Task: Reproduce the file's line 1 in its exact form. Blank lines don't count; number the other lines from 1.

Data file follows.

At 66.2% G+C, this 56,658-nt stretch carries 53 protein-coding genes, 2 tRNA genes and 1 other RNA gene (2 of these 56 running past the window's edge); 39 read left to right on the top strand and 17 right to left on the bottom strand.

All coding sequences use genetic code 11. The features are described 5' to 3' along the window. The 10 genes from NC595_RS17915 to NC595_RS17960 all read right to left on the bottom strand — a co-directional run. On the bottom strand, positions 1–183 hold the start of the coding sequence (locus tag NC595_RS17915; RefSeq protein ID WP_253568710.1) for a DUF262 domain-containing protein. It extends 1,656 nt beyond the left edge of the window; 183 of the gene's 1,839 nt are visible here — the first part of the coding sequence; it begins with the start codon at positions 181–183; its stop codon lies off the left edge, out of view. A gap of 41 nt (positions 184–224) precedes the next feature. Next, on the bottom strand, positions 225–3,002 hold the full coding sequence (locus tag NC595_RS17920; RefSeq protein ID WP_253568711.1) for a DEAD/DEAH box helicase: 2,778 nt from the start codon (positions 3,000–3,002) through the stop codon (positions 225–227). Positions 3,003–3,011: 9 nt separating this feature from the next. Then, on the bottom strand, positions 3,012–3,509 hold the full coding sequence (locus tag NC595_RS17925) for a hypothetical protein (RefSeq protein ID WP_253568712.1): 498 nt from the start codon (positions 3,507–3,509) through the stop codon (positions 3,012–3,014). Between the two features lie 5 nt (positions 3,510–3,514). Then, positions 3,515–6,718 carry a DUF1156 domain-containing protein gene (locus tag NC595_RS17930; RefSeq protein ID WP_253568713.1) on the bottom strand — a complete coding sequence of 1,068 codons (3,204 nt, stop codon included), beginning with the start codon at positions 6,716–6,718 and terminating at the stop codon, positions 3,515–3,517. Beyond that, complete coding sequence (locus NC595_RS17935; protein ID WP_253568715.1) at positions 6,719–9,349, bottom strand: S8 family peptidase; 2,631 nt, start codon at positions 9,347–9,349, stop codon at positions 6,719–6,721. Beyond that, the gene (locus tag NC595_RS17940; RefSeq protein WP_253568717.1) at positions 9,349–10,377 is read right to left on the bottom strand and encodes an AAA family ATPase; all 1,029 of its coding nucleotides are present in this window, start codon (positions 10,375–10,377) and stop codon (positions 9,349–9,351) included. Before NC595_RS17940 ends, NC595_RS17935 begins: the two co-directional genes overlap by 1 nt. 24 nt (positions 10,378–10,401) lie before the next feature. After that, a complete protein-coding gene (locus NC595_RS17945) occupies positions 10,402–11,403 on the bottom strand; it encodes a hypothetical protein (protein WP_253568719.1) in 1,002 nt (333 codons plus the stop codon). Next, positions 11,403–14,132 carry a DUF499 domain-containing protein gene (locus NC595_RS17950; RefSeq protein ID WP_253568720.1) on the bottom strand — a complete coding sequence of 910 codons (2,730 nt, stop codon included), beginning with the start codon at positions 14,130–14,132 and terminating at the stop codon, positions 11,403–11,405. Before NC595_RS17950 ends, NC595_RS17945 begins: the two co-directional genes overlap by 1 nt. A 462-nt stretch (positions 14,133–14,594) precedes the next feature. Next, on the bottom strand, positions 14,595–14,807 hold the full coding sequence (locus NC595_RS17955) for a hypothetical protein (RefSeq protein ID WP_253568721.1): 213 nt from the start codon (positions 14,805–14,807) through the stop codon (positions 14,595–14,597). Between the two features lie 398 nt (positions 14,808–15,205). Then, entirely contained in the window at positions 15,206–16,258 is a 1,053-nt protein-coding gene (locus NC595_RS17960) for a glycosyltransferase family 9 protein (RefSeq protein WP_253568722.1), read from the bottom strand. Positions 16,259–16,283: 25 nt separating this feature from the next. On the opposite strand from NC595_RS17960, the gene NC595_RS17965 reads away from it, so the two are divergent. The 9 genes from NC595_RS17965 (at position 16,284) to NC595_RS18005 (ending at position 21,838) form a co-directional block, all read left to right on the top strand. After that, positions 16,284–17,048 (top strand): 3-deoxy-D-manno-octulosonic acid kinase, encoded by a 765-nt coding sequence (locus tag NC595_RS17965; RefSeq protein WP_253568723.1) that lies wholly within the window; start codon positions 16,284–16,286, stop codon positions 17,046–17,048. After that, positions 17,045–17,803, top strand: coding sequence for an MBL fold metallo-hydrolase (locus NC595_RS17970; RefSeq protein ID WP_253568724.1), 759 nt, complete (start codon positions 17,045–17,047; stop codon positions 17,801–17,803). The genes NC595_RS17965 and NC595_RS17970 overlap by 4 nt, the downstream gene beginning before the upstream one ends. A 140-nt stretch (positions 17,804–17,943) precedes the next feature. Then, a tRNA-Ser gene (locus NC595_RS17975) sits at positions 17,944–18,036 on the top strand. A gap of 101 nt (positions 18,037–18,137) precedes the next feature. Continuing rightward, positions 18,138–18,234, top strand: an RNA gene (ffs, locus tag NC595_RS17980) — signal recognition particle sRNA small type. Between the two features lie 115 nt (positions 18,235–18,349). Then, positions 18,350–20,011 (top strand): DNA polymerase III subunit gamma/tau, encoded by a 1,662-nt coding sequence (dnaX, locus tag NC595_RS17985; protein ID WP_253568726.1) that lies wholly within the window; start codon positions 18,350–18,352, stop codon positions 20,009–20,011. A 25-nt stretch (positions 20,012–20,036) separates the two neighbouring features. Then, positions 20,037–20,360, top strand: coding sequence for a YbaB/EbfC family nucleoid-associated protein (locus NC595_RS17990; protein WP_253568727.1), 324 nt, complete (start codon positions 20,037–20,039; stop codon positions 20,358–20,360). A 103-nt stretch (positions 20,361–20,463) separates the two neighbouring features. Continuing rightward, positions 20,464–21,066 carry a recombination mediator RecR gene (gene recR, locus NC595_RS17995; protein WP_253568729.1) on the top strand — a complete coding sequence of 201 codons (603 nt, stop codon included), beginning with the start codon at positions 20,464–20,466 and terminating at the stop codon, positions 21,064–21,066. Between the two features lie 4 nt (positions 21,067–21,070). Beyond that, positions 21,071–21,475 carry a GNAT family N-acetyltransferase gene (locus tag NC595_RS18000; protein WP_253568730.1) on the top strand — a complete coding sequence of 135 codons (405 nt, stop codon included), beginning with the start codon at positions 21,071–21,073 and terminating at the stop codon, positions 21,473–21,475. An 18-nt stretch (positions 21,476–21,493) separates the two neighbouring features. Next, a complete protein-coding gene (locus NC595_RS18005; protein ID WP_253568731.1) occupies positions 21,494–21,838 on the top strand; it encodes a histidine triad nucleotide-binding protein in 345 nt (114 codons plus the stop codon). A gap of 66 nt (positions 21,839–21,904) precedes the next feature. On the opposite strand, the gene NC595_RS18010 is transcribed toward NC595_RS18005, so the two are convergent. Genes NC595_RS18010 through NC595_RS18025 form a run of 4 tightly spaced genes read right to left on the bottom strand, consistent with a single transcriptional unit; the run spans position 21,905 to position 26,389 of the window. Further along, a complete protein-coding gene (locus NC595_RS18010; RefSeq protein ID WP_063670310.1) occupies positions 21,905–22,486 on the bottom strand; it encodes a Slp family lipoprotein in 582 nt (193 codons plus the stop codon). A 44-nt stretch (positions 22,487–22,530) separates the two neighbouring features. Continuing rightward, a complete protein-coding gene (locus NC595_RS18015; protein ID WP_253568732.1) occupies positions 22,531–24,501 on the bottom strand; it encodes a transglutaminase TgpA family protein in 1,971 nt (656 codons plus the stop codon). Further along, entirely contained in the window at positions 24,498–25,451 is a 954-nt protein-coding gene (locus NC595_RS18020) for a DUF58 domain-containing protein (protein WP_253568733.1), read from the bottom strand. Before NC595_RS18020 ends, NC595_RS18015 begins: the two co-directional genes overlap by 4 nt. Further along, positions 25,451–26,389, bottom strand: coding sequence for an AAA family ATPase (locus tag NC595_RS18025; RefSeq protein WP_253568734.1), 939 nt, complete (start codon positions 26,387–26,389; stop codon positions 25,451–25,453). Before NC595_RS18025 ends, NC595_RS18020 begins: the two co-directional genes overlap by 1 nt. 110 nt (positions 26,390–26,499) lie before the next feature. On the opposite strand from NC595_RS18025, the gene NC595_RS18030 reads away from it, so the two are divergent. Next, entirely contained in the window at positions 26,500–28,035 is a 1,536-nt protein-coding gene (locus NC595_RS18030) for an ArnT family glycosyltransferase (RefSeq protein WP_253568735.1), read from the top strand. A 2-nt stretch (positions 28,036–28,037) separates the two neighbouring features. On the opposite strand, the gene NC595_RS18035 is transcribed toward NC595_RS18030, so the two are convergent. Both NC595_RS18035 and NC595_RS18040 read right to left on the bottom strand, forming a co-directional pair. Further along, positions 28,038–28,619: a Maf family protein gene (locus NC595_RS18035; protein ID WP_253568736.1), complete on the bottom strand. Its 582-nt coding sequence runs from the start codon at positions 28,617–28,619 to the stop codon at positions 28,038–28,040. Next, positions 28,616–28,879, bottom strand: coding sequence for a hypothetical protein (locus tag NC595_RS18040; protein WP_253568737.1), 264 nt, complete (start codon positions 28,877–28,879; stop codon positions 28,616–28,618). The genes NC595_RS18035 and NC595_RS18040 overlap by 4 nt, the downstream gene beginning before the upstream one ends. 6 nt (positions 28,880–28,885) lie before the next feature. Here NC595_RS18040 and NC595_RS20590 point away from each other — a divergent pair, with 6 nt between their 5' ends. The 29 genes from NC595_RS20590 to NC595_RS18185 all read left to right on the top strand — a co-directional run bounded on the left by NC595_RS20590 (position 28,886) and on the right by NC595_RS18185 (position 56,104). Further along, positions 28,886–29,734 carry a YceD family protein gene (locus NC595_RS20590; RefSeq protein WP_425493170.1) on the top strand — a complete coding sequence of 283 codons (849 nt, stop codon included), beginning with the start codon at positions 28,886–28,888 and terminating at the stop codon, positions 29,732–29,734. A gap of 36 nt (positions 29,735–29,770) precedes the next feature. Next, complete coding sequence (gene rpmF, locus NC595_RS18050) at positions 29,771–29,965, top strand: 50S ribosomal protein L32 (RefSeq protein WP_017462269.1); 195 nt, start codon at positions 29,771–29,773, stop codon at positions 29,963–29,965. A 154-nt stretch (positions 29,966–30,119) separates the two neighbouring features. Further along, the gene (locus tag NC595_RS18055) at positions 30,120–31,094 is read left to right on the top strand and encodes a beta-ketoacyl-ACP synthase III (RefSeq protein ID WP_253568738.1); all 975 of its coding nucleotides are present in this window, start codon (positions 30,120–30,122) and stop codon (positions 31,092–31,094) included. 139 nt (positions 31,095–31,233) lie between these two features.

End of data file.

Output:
At 66.2% G+C, this 56,658-nt stretch carries 53 protein-coding genes, 2 tRNA genes and 1 other RNA gene (2 of these 56 running past the window's edge); 39 read left to right on the top strand and 17 right to left on the bottom strand.